Ricky Gervais is smart – not a bully or a bigot, even though recent events might indicate otherwise. Now he's apologised for using the word "mong", let's get the affair in perspective. Sure, he was naïve, and posting oafish pictures on Twitter was dumb. They attracted a storm of protest – and Gervais was even accused of ramping up the controversy to promote his new television series. But after Nicola Clark, the mother of two teenage girls with severe autism, cried on the Jeremy Vine radio show as she described the insults she's had to deal with from the public, Ricky contacted her and they talked privately and he said sorry. He then offered her a "very public thank you" on Twitter. Unlike Frankie Boyle, with his revolting comments about Katie Price's disabled son Harvey, Ricky knows when to admit he got it wrong.
Leaving aside whether words change their meanings, freely abusing people is absolutely acceptable in modern comedy. Along with jokes about getting your girlfriend to enjoy anal sex, uses for amputees, and bestiality. Comedy remains overwhelmingly male – look at the Edinburgh Fringe and the performers on television and radio shows from Live at the Apollo to 9 out of 10 Cats to QI, Buzzcocks and Have I Got News for You. It's a very macho world. I'm not too bothered about that. What's more concerning is the general level of verbal coarseness, which tends to happen when one sex is over-represented.
When I get asked on telly with some male comics I decline, because I can't cope with the nastiness. I threatened to walk out of one show a while back when a well-known comic made a homophobic gag about a friend, saying "he takes it up the s*****r". During a recording, you expect comics to show off to keep the audience interested, but in this instance, they were appalled. I was made to feel as if I wasn't being a sport. After a grudging "apology" we continued the show.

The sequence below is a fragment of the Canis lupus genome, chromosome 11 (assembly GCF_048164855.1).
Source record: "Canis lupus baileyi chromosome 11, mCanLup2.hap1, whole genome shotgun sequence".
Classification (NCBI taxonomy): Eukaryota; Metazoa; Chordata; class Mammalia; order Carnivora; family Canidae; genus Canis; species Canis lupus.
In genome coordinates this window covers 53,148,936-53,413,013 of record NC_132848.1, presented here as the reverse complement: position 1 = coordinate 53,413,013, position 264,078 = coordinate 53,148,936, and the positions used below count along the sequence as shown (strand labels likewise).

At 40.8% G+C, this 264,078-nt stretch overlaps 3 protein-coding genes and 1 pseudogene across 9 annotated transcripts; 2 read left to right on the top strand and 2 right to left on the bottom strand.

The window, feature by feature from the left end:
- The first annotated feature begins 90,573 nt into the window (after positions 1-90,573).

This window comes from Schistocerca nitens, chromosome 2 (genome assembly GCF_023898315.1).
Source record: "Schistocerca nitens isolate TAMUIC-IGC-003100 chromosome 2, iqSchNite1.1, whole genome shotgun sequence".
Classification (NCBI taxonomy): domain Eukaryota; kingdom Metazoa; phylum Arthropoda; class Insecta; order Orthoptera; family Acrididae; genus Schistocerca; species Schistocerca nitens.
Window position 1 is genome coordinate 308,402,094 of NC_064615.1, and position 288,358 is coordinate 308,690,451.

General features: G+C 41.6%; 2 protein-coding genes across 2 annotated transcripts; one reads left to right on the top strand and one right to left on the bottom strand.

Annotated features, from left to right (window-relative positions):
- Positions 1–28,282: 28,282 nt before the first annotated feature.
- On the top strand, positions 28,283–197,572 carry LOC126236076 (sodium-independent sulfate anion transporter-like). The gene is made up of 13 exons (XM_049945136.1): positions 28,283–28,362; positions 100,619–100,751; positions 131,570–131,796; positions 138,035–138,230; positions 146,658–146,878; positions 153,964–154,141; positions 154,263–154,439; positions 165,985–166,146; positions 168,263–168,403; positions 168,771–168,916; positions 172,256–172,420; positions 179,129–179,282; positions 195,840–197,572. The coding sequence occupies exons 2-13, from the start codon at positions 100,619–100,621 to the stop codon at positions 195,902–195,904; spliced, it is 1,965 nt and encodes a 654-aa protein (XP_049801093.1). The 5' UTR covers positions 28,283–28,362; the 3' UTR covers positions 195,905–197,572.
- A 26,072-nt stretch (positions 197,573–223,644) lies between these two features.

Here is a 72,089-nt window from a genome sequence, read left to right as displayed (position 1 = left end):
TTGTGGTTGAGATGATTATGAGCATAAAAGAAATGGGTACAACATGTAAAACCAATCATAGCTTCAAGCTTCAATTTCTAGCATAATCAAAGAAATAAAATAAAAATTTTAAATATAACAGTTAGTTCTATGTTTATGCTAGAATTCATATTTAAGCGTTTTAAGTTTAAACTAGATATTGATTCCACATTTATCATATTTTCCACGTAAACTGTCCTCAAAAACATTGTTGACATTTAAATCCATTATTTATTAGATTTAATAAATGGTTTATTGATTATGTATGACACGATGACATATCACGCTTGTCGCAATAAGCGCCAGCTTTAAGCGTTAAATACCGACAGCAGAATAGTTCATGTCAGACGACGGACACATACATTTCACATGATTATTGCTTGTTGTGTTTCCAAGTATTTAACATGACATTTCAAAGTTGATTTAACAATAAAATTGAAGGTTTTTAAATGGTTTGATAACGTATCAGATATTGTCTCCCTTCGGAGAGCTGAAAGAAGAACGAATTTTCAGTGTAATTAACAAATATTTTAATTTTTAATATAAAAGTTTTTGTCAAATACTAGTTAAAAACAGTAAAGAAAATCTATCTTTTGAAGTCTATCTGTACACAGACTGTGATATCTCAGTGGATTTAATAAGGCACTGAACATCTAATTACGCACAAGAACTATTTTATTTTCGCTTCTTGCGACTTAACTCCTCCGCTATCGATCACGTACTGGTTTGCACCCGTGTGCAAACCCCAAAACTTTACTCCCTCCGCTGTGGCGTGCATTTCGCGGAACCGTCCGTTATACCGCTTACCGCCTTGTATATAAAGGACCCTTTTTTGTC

On Facebook, in chatrooms and on Twitter, the level of repartee these days is routinely judgemental and savage ... and it's in this context Ricky used the M-word. Jimmy Carr's on-stage nastiness has been well documented – but funnily enough he's a very pleasant person in real life. Hugely intelligent, he has thoroughly researched what works with his audience – the filthier and more unpleasant he gets, the more they like it.
Years ago, I was the BBC executive in charge of a late-night comedy show in which Bill Hicks delivered a hilarious monologue about how throat cancer victims could have a tracheotomy and smoke two cigarettes at the same time. It brought the house down, but it emerged a few days later that a senior BBC executive was suffering from throat cancer, and I was ordered to make a grovelling apology after the programme. My boss told me I was supposed to be monitoring taste and decency issues and had failed in my task. I disagreed – but was overruled. Good comedy will always offend someone, but I'm more concerned that our society as a whole seems to have got more uncaring and insensitive and popular comedy reflects that in all its forms.
Ricky Gervais thought he was chatting away on Twitter, like a bloke in the pub, but he seems to have made a rare misjudgement. I saw his outrageous set at a teenage cancer charity event at the Royal Albert Hall a few years ago, when he referred to disability in a routine that could have caused offence. The kids in the wheelchairs were howling with laughter. That's a sign of true genius. I've interviewed Ricky: he's highly cautious and comes across as mildly insecure. Some say he's arrogant, but I disagree. He's only really happy performing and hopeless at small talk, which is why he messed up on Twitter.